Lockheed YO-3

Lockheed YO-3

The Lockheed YO-3A "Quiet Star" was an American single-engined, propeller-driven monoplane that was developed for battlefield observation during the Vietnam war. It was designed to be as quiet as possible, and was intended to observe troop movements in near-silence during hours of darkness.

Design and development

The YO-3A was designed to a US Army specification of 1965, which called for an observation aircraft that would be acoustically undetectable from the ground when flying at an altitude of 1,200 feet. Lockheed was approached to produce such a design. In 1966 the company built a prototype QT1 "Quiet Thrust" which was a modified Schweizer SGS 2-32 glider, and a further two prototypes of a two-seat version called the QT-2 PRIZE CREW. The QT had a silenced engine and a propeller operating at subsonic tip speed for quiet operation.

Following operation trials with the QT-2 a modified version, designated the YO-3A was ordered by the Army. Based on the QT2 but with a low-mounted wing, retractable main-wheel landing gear and a modified fuselage with tandem seating for a pilot and observer. The YO-3A was powered by a 210hp IO-360 engine driving a six-bladed fixed-pitch propeller, the propeller was later changed to a three-bladed constant-speed version.

Operational history

Vietnam War

Following combat evaluation of the QT-2s in Vietnam by the Army, nine production YO-3As were sent to Long Thanh North, Vietnam in 1970. The aircraft were used at night, at low altitudes. Observations were made visually and with a Night Vision Aerial Periscope developed by Xerox Electro-Optical, Pasadena California night vision devices. The YO-3A had a specially designed propeller operated by belts, an exhaust system that ran the length of the aircraft and other sound quieting technologies. The mission equipment on the YO-3A was a Night Vision Aerial Periscope with infrared illuminator. Some YO-3As were equipped with a laser target designator. The YO-3A operated silently at 1,000 feet and depending on terrestrial background noise, could be operated much lower. Some pilots were known to have gone unobserved over the enemy at 200 feet. Reportedly, the aircraft sounded like "a flock of birds" to those on the ground.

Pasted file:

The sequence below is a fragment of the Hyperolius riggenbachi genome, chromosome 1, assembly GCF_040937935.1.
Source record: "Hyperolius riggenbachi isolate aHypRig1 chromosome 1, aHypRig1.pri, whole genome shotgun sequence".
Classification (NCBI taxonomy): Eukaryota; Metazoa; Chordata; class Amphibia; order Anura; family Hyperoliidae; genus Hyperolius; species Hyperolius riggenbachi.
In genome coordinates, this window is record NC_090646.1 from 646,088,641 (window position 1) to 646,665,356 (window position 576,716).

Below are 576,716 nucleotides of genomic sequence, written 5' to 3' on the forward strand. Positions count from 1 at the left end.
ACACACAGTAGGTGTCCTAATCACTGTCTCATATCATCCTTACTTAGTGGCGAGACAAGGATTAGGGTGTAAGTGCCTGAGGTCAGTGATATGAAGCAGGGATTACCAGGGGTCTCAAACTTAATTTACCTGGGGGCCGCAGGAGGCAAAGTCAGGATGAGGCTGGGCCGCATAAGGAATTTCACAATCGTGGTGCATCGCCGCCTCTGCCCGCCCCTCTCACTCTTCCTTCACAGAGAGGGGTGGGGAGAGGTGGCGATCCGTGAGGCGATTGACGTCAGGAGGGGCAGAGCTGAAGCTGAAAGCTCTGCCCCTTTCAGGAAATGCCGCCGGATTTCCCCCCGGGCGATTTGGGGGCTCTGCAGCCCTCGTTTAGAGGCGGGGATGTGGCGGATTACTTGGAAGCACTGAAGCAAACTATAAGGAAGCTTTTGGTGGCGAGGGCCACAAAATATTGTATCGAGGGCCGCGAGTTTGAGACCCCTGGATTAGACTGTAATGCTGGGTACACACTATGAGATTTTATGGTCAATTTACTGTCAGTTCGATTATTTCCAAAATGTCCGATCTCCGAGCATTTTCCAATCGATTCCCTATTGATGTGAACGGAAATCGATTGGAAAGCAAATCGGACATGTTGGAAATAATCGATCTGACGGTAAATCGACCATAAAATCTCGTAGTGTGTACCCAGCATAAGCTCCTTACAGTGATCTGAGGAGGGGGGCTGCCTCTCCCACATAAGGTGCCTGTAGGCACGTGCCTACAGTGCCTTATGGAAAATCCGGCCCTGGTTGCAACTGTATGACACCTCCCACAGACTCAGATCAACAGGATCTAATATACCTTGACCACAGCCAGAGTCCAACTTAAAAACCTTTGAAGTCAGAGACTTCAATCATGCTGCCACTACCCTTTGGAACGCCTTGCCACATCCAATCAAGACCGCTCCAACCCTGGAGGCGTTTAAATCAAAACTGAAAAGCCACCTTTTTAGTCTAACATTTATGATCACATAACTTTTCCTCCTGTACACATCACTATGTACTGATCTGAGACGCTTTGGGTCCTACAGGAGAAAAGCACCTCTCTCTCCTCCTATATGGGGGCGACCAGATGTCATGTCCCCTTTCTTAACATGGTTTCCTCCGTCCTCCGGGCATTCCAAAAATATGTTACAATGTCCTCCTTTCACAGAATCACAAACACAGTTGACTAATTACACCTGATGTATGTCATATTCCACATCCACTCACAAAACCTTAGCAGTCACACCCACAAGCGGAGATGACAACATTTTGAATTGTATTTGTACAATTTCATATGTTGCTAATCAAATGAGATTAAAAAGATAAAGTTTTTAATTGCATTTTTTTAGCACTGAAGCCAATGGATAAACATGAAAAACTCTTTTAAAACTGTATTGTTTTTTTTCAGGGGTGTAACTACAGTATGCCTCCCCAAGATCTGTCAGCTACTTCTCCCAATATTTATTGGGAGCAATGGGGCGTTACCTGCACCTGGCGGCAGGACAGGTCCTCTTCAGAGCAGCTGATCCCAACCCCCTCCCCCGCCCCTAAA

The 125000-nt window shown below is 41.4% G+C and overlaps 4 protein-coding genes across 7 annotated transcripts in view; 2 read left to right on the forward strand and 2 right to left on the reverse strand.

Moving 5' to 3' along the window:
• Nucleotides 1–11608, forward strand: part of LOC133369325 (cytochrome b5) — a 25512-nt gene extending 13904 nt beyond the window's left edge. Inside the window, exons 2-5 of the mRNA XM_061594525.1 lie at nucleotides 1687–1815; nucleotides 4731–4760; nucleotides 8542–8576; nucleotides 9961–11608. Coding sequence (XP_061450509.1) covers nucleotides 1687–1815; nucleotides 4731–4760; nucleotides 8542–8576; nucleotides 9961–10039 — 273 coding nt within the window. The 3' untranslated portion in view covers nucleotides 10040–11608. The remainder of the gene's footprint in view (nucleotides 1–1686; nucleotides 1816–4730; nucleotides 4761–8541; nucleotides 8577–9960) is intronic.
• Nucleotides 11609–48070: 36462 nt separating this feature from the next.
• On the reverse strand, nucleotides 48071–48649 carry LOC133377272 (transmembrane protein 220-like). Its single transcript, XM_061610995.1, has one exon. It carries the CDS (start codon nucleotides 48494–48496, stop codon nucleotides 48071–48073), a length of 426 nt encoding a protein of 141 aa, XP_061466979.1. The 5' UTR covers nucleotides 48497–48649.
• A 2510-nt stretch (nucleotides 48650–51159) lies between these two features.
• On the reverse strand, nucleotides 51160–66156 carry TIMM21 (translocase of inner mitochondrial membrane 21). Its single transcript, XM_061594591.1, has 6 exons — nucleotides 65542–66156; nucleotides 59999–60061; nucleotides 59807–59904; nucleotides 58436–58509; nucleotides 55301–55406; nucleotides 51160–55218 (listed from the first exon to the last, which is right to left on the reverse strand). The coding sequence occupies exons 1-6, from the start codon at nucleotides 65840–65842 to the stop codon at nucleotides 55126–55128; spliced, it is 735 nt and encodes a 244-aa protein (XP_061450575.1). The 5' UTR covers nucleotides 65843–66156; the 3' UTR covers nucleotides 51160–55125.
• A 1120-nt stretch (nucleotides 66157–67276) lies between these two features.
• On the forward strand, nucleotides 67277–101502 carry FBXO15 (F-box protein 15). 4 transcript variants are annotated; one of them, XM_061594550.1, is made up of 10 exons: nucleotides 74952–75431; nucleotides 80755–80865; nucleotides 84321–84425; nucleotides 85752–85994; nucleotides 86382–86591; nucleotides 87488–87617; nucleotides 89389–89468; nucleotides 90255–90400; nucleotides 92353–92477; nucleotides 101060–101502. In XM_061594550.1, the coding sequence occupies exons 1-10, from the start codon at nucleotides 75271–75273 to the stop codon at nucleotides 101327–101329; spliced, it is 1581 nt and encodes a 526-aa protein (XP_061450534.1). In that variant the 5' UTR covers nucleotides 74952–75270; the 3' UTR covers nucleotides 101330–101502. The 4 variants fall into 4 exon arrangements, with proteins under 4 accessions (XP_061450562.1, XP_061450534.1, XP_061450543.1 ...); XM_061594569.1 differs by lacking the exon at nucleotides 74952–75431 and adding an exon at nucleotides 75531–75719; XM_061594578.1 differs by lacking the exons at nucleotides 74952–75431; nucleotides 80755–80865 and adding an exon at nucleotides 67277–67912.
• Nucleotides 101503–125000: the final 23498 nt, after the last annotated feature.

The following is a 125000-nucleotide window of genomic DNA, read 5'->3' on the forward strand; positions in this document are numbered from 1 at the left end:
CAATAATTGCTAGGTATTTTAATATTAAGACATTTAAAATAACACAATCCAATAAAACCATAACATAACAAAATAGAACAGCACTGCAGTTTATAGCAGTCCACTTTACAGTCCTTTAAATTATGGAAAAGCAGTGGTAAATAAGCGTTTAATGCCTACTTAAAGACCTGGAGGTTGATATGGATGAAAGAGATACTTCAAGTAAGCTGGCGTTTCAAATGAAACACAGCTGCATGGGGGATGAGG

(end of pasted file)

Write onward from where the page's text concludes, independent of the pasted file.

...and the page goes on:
Post-war usage

After Vietnam, two YO-3As, 69-18006 and 007, were used by the Louisiana Department of Fish and Game. The plane was effective at catching poachers. The FBI eventually acquired the aircraft, and operated the planes for several years, assisting the apprehension of kidnappers and extortionists.

NASA took possession of one YO-3A in the late 70's. The plane was used in rotorcraft research. It is still in operation today at Moffett Field, California. (This aircraft is currently in use at Nasa's Dryden Research facility at Edwards, AFB, CA.)

Variants

QT-1 Quiet Thrust
Prototype single-seat glider conversionQT-2
Two-seat version, two built for combat evaluationQ-Star
One-aircraft for propeller developmentYO-3A
Production aircraft for the United States Army, 14 built

Survivors

The following YO-3A aircraft and their last known status, all are in the United States:

  • 18000 is on display at the Army Collection at Fort Rucker.
  • 18001 is on display at the Hiller Museum.
  • 18003 is in storage in Florida.
  • 18005 is parked at Skagitt Airport, Washington.
  • 18006 is at the Pima Air and Space Museum, Arizona.
  • 18007 is at Cable Airport Upland California with the CAF 3rd Pursuit Squadron and is in the process of being restored to flight status.
  • 18010 belongs to NASA and is still flying. Currently based at Moffett Field, California.

Operators

Military operators

Civil operators

Specifications

External links

References

  • John Andrade, U.S.Military Aircraft Designations and Serials since 1909, Midland Counties Publications, 1979, ISBN 0 904597 22 9 (Page 140)
  • The Illustrated Encyclopedia of Aircraft (Part Work 1982-1985), 1985, Orbis Publishing

See also

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